Melbourne, 31 May 2013
A new interactive map has been published that identifies ANZ as the commercial bank lending most heavily to coal and gas export projects along Australia’s Eastern seaboard, including in the Great Barrier Reef World Heritage Area.
The map, by Market Forces in partnership with 350.org, allows people to view loans to ports in specific locations and take action to communicate directly with the banks that are named.
ANZ topped the list of over 35 commercial banks, having loaned $2.35 billion (bn) to coal and gas ports from Newcastle to Abbot Point between January 2008 and May 2013. Commonwealth Bank was second on the list having loaned $1.5 bn, followed by NAB ($1.45 bn) and Westpac ($1.16 bn). The ‘big four’ Australian banks’ contributed almost a third of total project finance lending.
Market Forces and 350.org are encouraging customers of the ‘big four’ to put their bank on notice that either loans to coal and gas projects stop, or the customer will be forced to take their money elsewhere. Since the beginning of May, customers accounting for about $13 million in savings have made this commitment.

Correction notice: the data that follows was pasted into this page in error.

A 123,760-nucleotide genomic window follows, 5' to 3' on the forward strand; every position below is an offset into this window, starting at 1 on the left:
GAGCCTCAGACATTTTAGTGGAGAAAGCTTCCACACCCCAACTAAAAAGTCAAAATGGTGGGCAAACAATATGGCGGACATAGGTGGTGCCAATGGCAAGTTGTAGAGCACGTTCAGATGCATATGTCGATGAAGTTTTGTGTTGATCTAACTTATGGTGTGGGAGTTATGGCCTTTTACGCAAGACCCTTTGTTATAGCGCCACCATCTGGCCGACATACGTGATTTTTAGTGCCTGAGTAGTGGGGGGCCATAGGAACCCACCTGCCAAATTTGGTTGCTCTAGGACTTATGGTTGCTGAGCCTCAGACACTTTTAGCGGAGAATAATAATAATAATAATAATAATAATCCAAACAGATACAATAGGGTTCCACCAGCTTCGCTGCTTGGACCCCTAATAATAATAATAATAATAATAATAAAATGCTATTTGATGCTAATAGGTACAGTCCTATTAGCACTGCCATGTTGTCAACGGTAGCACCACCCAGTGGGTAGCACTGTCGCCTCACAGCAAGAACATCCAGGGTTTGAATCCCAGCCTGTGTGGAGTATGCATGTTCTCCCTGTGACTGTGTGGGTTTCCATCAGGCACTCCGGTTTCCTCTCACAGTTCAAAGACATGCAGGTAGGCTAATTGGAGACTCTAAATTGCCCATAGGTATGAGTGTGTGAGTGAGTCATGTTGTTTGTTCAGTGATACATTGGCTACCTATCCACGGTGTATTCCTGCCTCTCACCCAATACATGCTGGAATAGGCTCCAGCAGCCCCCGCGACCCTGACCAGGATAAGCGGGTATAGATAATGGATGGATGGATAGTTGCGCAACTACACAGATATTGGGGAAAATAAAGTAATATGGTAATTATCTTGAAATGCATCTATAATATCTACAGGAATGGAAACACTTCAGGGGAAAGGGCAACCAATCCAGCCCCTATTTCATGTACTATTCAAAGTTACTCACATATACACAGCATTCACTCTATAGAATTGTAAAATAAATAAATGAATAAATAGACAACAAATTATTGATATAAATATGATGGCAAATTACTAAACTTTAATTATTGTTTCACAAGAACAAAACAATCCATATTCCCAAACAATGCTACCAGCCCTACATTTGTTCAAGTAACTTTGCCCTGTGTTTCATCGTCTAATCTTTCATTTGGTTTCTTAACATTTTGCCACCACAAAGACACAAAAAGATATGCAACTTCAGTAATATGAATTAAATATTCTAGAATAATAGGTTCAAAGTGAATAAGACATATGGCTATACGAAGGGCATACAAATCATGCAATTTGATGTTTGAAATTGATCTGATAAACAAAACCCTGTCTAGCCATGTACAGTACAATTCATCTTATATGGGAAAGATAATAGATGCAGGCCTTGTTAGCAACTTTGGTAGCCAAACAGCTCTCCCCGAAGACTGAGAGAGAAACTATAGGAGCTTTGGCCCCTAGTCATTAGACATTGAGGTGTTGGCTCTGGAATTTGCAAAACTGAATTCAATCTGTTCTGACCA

“The coal and gas industries are hell-bent on expanding, building a new series of export terminals in the Great Barrier Reef World Heritage Area and jeopardising our chances of keeping a lid on climate change,” said Julien Vincent, Market Forces Lead Campaigner.
“If the big banks lend to these new dirty coal and gas projects, they are taking a massive gamble with the Reef and our climate. It’s vital that customers of ANZ, Commonwealth, NAB and Westpac intervene and tell their bank to stop lending to these environmentally destructive projects”, said Mr Vincent.
“When you do the maths on avoiding the worst impacts of climate change, there simply isn’t enough room in the carbon budget for new fossil fuel projects. If new coal and gas projects amount to an exercise in digging up unburnable carbon, that makes the loans that enable these projects a massive economic gamble,” said 350.org co-founder and author Bill McKibben, who arrives in Australia next week for a “Global Warming: Do the Maths” tour.